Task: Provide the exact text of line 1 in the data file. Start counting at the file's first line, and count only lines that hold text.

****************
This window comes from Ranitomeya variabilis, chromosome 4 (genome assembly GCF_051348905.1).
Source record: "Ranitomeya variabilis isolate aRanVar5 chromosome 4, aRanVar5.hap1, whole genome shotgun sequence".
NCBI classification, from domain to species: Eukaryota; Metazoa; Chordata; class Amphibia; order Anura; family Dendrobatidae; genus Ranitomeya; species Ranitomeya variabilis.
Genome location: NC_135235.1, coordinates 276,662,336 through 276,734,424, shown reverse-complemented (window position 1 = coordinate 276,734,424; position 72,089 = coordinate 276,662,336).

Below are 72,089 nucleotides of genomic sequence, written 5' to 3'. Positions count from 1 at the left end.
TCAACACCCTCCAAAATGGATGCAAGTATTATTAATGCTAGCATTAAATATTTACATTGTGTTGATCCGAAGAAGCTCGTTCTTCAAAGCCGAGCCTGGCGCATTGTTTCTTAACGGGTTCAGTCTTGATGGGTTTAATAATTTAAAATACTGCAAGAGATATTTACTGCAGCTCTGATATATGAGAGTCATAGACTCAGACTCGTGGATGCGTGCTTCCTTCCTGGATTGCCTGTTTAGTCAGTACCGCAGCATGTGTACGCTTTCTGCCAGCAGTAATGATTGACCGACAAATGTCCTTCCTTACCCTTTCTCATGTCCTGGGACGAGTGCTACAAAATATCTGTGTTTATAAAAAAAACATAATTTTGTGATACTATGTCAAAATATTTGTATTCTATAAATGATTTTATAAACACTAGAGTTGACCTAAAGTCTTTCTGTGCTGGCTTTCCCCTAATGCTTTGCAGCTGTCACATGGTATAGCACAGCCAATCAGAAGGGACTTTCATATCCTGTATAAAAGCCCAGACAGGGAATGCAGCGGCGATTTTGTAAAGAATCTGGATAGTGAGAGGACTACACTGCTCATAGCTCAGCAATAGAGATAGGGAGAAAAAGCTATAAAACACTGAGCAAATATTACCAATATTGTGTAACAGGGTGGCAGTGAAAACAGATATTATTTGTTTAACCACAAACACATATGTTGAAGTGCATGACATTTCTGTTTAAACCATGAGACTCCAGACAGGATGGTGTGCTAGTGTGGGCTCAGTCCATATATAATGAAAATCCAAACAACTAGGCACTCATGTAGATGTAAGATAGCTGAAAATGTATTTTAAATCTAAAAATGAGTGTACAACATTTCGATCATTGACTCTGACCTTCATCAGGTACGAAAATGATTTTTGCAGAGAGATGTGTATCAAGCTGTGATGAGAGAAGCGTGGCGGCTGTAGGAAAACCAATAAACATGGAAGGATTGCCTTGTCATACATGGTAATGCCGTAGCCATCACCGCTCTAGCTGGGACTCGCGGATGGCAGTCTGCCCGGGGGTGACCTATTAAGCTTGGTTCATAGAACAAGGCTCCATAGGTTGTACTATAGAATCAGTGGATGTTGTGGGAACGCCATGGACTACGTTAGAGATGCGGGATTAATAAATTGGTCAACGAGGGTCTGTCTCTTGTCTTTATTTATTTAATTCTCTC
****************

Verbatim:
This window comes from Ranitomeya variabilis, chromosome 4 (genome assembly GCF_051348905.1).